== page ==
Sven Pahlsson · Sprawlville

To me the experience of the suburban world is almost unreal, and the diminishing differences between the computer-constructed virtual world and the conditions of suburban sprawl are both uncanny and frightening. Contemporary suburbia is a model virtual-reality world that we can actually live in, and it is spreading throughout the Western world. Meanwhile, with society’s rapid entry into the “information age,” virtual, electronic experiences are replacing more and more of our actual physical experiences. My most recent project, Sprawlville, examines the “American Dream” – the core of American society and culture – and the way in which it is manifested in today’s suburban spaces.

In 1956 US President Dwight D. Eisenhower signed the “Federal Aid Highway Act,” paving the way for the 46,000-mile interstate highway system that connected all major American cities and made long-distance automobile transportation more effortless. The freeway system generated a new migration from the city centers to rural areas, which were transformed into new suburbs. Thanks to the initially efficient system, people were able to work in the city while living in the lush, safe countryside. But today, the ever-sprawling suburbs and the highways that connect them have rendered the city congested and dangerous. I addressed different aspects of car culture – including fear of the unpredictable and the unforeseen – in my 2001 project Crash Course.

The American Dream of owning one’s house with a lawn, pool, and three-car garage continues to fuel the growth of suburban housing developments. These projects are taking over large amounts of productive farm land at an alarming rate. Aerial maps of the spreading communities have an uncanny resemblance to medical images of diseases spreading in the human body. In suburbia there are none of the traditional common spaces for social interaction. On the contrary, it is made up of gated communities that avoid all contact with the outside world, their houses protected by security systems and shut in with blinds or curtains, “keep off” signs planted on the lawn. A functional community needs common spaces – a town square or park, for example – for meeting and interaction. In the suburbs, however, the closest thing would be the shopping mall. How people can find a high quality of life in such a repetitive, conformist community is puzzling.

The issue of safety and protection is also reflected in the strange love affair Americans have with the sport utility vehicle or SUV, a large, gas-guzzling, four-wheel-drive car. While these enormous, tanklike machines might protect the suburban family from outside dangers, they pose a threat to fellow drivers. Few SUVs are ever driven on anything other then paved highways or parking lots. Similarly artificial is the synthetic world of the shopping mall. Guarded by security personnel who keep out anything unpleasant, every suburban mall features the same chain shops and superstores with the same merchandise inside, effectively barring any possibility for individual choice. The result is total conformity, making this another completely generic space. It seems that optimistic ‘50s visions of suburban life have metamorphosed in to the reality of a single, enormous, ever-growing, dysfunctional society plagued with problems like pollution and traffic jams. So why is suburbia spreading with such intensity?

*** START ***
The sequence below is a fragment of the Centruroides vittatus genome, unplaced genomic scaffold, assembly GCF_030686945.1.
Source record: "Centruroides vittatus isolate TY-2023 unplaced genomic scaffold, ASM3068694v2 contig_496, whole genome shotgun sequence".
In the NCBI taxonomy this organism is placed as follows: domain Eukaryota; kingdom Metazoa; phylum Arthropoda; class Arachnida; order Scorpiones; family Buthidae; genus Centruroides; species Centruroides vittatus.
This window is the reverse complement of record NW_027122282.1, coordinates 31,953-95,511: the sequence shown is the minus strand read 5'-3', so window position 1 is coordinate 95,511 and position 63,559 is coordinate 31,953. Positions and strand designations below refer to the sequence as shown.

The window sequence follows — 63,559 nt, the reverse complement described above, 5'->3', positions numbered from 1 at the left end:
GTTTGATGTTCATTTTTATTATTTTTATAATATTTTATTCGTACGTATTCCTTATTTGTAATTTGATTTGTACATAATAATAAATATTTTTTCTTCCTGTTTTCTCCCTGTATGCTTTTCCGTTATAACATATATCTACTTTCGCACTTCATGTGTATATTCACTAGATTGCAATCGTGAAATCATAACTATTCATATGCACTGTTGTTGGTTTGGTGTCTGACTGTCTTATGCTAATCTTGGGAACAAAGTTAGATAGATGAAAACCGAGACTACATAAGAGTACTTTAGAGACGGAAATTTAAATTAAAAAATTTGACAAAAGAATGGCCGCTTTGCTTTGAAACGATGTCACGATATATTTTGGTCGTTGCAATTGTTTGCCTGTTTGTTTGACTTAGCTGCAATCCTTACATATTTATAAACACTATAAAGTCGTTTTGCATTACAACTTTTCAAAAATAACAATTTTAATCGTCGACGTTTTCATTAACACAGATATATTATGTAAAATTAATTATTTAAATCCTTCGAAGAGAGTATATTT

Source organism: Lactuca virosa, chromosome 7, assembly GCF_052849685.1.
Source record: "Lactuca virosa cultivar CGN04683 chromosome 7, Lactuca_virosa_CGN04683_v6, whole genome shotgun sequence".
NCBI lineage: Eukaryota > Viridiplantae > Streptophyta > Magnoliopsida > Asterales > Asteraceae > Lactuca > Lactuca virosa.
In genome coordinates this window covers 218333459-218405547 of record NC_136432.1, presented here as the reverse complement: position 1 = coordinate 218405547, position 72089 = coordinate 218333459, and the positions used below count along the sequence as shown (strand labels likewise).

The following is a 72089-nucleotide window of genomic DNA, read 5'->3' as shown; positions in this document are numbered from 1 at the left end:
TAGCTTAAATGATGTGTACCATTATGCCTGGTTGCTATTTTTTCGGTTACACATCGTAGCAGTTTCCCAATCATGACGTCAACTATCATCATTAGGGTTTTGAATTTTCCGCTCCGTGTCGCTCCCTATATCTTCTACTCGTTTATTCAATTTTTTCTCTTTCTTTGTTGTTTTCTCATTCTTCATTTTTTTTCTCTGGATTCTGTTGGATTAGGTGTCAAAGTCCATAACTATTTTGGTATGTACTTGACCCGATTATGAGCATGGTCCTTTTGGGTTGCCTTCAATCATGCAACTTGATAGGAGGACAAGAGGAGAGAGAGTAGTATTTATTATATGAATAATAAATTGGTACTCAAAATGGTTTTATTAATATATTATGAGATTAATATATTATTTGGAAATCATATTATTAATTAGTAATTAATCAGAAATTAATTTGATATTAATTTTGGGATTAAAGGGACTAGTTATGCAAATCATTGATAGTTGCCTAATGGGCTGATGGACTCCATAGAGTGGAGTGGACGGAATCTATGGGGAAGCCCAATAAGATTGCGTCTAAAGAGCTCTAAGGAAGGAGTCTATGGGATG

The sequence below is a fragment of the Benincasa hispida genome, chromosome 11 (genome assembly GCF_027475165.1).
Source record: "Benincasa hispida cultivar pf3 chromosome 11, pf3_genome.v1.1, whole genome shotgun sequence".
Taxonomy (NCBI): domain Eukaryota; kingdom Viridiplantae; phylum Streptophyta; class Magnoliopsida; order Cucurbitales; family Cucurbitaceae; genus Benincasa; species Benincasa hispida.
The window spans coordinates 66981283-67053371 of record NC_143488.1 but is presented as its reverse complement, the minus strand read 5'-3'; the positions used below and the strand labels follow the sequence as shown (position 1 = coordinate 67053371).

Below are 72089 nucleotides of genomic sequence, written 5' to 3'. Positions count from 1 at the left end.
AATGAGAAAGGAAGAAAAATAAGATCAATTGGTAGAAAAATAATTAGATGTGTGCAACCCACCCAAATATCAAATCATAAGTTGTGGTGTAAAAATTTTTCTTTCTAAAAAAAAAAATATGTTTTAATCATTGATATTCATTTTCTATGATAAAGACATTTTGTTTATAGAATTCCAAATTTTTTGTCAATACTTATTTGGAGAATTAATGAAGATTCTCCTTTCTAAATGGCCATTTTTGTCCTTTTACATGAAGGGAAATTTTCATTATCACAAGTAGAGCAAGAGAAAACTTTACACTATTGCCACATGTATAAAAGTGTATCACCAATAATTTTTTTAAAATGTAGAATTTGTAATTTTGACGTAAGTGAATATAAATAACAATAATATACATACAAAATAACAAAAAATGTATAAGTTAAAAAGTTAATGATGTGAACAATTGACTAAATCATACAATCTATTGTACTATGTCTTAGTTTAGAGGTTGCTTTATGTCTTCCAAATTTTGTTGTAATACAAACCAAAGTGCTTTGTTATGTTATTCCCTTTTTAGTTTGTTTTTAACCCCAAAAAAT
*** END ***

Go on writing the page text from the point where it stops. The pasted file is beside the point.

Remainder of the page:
Perhaps sprawl is tolerable because it has become so familiar. For me the current state of frustration and anxiety makes suburbia an interesting and relevant subject to examine. I have discovered that 3-D animation is perfectly suited to dealing with the complexity of this issue. In working with computer models, I have noticed many similarities between the world of the mall and the realm of computer-generated virtual reality. For example, the expression “big box retailer” aptly suggests the simple or nonexistent architecture of such structures, which resemble the most basic 3-D building shapes – box, cylinder, and ball. The absence of dust, dirt, or anything organic is also typical of both types of worlds. Because suburbia has become the social status quo, its familiarity seems to make it transparent to contemporary viewers. Most people – both inside and outside suburbia – seem either unaware of or already resigned to the situation. It is precisely for these reasons that Sprawlville is such an important project. It also dares to go against the grain of the few traditions of computer graphics by exploring a new kind of imagery. With the use of a more low-key output, the work creates an even higher sense of visual excitement and tension.

– Sven Pahlsson

Sven Pahlsson was born in 1965 in Lund, Sweden. He studied at the Oland Fine Art School, Sweden, and The Oslo National Academy of Arts, Norway. He lives and works in Oslo and New York.